How do you feel when you hear the term, Mental Illness? Are you so far removed from it that it doesn’t affect you and you don’t relate to those who have been clinically diagnosed with a mental illness? Or do you jump into Google and the DSM-5 and diagnose yourself with mental illness? Do you look at the traits and get scared, because you see yourself in the criteria for diagnosis?
What if you fall somewhere in the middle, like most of us, somewhere in the gray zone? What if we all, to some extent, struggle with mental “illness” and mental “challenges?”
When I was in the diagnostic courses in my Graduate and Post-Graduate education, I would think, “Holy crap…I have depression…and I have anxiety…and I’m a little OCD…” Then I was told to not fall prey to “Psychology Student Disorder,” where you will start self-diagnosing, as you see parts of yourself in many of the mental disorders.
We need to look at those with mental challenges as not so different from ourselves. Then we can start to have compassion for them and, in turn, have self-compassion that we are not immune to the inner struggles that arise from our own mental states. By seeing where we’re connected and not separate, we employ some much-needed humanity into the picture.
So, let me put my money where my mouth is. Let’s looks at a few of the disorders and a little bit of their criteria. See if you can relate to any of the traits used for diagnosis:
– Intellectual Disability: Deficits in intellectual functioning…abstract thinking, problem solving, etc. Are you strong in one area and weak in another? Aren’t you supposed to be?
– Depression: Ever had a loss? Ever felt like you didn’t want to get out of bed…had no interest in or pleasure in your daily life? Me too. If you’ve grieved, you’ve experienced depression.
– Anxiety: Ever worried about a loved one, an illness, your finances, flying in an airplane, taking a test? If you’ve worried about any of these or your future, you’ve experienced anxiety.
– Body Image Issues: Do you ever get preoccupied with one or more parts of your body that you struggle with? Pimples? Your hair? Areas you consider fat? Your nose? Do you imagine if your outsides are perfect, you won’t struggle with your insides?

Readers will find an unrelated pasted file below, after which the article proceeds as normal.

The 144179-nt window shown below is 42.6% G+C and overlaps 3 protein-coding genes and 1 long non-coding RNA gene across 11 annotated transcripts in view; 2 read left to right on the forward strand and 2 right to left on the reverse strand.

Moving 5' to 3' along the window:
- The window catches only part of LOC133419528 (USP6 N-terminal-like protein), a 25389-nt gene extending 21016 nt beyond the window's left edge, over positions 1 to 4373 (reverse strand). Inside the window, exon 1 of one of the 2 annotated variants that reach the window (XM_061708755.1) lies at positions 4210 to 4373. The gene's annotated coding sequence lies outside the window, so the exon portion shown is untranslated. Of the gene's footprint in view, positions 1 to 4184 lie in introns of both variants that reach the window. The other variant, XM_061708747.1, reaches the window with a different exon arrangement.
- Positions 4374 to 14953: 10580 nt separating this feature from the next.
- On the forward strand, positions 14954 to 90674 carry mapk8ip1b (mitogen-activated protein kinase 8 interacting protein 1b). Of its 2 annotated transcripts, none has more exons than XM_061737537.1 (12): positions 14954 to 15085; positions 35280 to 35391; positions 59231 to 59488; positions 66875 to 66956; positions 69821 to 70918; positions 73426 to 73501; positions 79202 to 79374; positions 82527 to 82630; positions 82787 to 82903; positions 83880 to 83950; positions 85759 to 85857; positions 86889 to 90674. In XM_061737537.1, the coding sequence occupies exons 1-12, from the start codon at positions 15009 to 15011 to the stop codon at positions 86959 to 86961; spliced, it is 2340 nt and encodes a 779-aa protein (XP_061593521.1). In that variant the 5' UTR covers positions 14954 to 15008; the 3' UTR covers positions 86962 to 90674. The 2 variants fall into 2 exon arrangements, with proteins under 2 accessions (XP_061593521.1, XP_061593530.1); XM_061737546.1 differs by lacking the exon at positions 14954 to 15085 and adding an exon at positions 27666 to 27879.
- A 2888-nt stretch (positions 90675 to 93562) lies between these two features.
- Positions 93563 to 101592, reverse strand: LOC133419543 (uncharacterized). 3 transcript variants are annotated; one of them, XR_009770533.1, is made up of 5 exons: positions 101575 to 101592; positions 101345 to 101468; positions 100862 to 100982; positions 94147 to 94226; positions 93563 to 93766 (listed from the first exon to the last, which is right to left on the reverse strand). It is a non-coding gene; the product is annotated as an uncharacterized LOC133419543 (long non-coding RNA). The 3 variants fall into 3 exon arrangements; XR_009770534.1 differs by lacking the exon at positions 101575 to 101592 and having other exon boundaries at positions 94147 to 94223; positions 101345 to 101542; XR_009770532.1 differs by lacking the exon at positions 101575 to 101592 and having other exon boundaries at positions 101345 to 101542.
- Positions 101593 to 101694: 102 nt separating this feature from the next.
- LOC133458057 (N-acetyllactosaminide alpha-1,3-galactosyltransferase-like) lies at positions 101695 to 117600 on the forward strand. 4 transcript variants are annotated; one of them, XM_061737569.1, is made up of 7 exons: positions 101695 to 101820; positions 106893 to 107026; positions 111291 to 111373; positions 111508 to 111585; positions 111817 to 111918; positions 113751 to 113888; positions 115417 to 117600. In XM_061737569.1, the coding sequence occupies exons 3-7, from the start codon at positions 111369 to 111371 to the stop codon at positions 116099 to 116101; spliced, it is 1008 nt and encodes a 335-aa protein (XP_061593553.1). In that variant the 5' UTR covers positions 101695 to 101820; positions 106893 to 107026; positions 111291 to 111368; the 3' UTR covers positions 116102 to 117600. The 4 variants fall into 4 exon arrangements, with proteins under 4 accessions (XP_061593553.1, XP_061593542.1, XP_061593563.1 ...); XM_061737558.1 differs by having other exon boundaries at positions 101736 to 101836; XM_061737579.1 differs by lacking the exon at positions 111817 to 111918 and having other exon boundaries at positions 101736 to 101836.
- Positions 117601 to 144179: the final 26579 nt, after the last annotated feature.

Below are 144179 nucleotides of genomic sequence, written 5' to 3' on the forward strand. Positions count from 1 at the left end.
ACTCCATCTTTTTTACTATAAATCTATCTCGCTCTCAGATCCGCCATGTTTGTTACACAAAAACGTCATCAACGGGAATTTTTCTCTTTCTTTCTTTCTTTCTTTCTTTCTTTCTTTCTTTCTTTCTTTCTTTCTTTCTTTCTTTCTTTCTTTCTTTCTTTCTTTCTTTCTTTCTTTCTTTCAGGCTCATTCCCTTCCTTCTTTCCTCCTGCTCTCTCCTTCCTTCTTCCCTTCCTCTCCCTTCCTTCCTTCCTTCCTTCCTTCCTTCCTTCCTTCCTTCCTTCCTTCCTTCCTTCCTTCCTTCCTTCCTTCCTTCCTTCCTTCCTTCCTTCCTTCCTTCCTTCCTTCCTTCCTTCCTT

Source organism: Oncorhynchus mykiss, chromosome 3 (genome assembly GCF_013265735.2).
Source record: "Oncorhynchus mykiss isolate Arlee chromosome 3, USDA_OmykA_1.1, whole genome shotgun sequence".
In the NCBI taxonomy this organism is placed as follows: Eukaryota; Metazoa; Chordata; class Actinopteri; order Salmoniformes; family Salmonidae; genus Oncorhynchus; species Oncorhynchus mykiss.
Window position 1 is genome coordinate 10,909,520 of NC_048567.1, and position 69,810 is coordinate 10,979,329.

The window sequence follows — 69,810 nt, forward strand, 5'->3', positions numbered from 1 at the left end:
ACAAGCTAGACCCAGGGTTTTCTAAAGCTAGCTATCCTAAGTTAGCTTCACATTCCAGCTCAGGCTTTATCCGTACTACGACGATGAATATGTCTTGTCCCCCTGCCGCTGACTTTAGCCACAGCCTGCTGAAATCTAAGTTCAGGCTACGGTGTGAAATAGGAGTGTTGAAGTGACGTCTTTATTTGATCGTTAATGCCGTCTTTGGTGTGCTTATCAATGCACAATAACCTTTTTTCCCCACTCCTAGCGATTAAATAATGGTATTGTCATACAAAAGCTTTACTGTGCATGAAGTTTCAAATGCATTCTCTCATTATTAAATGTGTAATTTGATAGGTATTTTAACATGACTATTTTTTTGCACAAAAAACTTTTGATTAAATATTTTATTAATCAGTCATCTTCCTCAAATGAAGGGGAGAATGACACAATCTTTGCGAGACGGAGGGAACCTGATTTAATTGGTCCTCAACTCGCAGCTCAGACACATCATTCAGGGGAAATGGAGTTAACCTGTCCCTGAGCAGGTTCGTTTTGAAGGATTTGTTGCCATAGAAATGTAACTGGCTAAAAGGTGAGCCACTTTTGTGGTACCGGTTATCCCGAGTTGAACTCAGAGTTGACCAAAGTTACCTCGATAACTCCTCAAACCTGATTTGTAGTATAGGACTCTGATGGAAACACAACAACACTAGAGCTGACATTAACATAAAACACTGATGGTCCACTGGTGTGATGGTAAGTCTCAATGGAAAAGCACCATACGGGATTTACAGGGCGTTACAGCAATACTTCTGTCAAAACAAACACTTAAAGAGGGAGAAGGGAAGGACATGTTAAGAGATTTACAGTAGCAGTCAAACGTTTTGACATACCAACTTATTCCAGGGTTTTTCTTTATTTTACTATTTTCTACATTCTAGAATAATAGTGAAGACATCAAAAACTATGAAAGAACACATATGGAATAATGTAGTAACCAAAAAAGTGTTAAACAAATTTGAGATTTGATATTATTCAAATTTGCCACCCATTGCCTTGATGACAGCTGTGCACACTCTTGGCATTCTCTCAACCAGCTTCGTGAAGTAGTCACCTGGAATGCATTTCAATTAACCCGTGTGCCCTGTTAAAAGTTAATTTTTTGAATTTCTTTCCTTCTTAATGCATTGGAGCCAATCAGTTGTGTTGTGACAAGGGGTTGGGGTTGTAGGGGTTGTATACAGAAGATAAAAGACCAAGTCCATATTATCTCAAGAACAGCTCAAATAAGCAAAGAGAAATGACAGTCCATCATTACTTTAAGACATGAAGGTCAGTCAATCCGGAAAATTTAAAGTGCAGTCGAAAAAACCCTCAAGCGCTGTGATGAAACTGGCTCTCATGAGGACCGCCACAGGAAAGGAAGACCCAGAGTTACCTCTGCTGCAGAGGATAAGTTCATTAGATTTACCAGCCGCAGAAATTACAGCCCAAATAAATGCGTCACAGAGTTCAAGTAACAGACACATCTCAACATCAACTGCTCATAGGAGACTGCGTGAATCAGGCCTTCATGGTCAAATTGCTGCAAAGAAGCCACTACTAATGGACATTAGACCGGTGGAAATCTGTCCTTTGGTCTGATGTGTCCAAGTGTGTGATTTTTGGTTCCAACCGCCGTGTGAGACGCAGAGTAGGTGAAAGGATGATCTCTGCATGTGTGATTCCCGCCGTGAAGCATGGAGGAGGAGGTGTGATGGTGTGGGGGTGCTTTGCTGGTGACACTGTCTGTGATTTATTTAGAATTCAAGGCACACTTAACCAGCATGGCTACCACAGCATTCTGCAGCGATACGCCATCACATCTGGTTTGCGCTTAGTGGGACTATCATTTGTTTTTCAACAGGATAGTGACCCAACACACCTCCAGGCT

– Narcissism: Do you find yourself focused on yourself? Selfies? How about a sense of entitlement? Does that make you a narcissist? Probably not…but that’s some of the criteria in the DSM-5.
– Addiction: It’s easy to think of alcohol and drugs, but did you know about caffeine intoxication (I have it 🙂) and caffeine withdrawal disorders? If there is something or someone you “can’t live without,” you are probably addicted…just saying.
– Agoraphobia: Hate to stand in lines? Me too. It’s listed in one of the traits for agoraphobia, which is severe anxiety and fear that keeps people from leaving their homes.
– Social Anxiety: Are you afraid or do you have anxiety about social situations where you might be exposed to scrutiny? Talking in public? Meeting a new group of people and wanting to be accepted and liked? Doesn’t that make you human? I think so too.
– Food Disorders: Do you overeat when you’re sad or stop eating when you’re stressed? Have you ever had a fluctuation in your weight and physical health as a result of your mental stress?
Here’s my point (you’re welcome): Don’t let a Google search or a book (DSM-5) define you. You can diagnose yourself so much that you will start to believe your labels. You can also stigmatize those with severe and moderate mental illness as their problem and not yours. How about starting to see yourself and others as human with mental challenges? How about connecting with others and seeing their struggle as your struggle as well? It’s not black and white. There are so many grey areas of mental and emotional health that clinicians often struggle getting consistent diagnosis.
Lastly, please remember, humans created the criteria to diagnose mental illness. I’ll bet those humans also struggle with these same issues…and I’m right🙂.
Thanks for being you…Peace friend ✌😊
p.s. Check out my video on this topic: Mental Illness is Not Black and White